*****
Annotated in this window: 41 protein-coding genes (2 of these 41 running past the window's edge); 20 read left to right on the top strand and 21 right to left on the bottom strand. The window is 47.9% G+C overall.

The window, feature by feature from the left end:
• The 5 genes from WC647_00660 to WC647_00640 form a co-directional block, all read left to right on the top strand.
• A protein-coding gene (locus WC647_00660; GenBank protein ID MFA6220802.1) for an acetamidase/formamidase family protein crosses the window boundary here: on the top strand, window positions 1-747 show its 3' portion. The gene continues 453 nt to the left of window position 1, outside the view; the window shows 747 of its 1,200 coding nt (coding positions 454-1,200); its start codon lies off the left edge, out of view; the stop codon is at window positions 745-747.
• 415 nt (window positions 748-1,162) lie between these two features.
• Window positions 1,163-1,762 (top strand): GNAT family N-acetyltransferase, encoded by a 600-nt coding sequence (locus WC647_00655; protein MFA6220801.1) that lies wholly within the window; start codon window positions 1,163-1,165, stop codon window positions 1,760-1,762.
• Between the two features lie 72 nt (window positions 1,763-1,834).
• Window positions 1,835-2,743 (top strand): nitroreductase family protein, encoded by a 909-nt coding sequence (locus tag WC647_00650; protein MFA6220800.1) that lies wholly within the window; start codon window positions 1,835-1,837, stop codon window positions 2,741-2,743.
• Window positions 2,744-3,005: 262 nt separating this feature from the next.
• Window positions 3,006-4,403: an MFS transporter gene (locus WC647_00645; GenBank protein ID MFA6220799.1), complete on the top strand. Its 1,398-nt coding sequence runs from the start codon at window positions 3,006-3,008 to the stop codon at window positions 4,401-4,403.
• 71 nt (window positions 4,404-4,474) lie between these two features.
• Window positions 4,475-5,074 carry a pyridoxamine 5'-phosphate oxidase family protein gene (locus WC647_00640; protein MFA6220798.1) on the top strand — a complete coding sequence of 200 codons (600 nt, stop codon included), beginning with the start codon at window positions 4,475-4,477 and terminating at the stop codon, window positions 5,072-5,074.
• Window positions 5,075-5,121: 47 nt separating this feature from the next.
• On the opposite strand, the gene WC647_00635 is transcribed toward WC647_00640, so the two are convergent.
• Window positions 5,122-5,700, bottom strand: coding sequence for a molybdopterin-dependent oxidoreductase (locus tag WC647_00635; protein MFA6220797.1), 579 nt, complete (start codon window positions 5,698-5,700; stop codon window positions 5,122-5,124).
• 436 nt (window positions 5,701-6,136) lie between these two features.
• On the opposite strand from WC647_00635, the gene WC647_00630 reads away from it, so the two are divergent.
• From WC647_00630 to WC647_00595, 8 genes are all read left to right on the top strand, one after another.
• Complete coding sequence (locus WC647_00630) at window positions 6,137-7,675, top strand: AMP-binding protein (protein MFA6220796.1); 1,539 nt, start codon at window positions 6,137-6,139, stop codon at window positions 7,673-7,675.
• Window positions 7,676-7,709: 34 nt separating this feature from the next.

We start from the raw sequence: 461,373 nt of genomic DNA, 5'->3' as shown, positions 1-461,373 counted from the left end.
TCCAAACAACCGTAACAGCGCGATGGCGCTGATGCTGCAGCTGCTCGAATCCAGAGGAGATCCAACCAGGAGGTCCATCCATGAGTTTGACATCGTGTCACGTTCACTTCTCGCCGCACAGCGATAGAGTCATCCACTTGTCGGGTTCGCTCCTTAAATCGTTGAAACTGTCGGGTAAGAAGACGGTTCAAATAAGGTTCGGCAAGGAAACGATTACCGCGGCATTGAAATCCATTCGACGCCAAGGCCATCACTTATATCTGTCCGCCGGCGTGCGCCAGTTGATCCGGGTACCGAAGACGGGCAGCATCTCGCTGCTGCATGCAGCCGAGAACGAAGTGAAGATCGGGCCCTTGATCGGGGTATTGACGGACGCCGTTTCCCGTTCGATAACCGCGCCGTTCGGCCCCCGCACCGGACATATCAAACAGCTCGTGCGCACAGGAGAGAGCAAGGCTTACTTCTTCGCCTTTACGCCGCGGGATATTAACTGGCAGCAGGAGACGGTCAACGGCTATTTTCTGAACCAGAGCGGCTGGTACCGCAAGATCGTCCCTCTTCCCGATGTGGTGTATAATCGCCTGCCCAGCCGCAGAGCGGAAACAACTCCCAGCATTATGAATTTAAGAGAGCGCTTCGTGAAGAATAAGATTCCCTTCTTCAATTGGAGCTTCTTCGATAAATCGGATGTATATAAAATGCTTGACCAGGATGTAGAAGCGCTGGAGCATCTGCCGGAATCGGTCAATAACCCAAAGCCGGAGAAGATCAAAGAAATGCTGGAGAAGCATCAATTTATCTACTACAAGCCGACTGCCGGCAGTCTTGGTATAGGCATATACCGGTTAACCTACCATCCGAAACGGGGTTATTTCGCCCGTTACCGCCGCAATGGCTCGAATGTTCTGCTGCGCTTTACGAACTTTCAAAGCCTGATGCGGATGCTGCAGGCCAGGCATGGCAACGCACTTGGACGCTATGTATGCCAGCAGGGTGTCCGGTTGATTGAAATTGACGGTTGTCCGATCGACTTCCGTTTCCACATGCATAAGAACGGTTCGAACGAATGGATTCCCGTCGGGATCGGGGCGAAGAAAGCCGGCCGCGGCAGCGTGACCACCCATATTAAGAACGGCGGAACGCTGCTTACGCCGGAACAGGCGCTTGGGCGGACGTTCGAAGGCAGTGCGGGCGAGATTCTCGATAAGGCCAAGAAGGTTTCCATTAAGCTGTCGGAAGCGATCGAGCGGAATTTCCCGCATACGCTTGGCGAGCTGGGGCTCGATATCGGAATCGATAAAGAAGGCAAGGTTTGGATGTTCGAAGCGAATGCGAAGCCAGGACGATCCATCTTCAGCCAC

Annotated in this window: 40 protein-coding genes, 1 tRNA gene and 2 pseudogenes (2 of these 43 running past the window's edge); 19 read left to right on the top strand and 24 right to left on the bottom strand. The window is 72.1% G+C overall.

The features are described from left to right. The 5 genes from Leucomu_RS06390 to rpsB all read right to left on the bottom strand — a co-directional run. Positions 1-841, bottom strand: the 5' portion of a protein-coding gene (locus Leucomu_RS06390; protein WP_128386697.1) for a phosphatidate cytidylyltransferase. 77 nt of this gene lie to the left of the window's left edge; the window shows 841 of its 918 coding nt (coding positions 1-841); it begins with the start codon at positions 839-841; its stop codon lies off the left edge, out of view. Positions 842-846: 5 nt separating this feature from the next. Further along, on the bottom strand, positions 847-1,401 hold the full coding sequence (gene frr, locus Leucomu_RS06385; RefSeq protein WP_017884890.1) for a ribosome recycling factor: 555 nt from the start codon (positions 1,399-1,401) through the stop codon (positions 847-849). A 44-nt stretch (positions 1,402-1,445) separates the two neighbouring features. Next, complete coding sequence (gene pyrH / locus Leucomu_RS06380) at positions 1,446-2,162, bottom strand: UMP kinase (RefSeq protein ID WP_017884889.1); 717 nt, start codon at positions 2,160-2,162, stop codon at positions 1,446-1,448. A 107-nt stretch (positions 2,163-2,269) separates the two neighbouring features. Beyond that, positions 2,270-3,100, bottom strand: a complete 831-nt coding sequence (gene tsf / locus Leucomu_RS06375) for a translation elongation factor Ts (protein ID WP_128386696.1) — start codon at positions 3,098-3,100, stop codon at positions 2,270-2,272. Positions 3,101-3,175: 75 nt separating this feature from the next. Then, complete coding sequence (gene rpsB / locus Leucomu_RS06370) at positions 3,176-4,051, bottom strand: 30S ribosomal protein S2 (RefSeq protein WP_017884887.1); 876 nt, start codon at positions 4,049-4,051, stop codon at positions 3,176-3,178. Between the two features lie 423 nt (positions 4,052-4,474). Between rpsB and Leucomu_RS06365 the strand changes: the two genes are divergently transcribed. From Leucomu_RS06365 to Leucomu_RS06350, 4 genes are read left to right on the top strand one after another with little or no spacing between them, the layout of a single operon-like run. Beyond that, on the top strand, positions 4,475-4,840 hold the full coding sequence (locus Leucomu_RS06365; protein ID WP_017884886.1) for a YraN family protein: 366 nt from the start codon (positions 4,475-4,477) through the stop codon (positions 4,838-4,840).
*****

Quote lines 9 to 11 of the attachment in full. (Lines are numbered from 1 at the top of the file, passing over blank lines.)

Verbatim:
• Window positions 2,744-3,005: 262 nt separating this feature from the next.
• Window positions 3,006-4,403: an MFS transporter gene (locus WC647_00645; GenBank protein ID MFA6220799.1), complete on the top strand. Its 1,398-nt coding sequence runs from the start codon at window positions 3,006-3,008 to the stop codon at window positions 4,401-4,403.
• 71 nt (window positions 4,404-4,474) lie between these two features.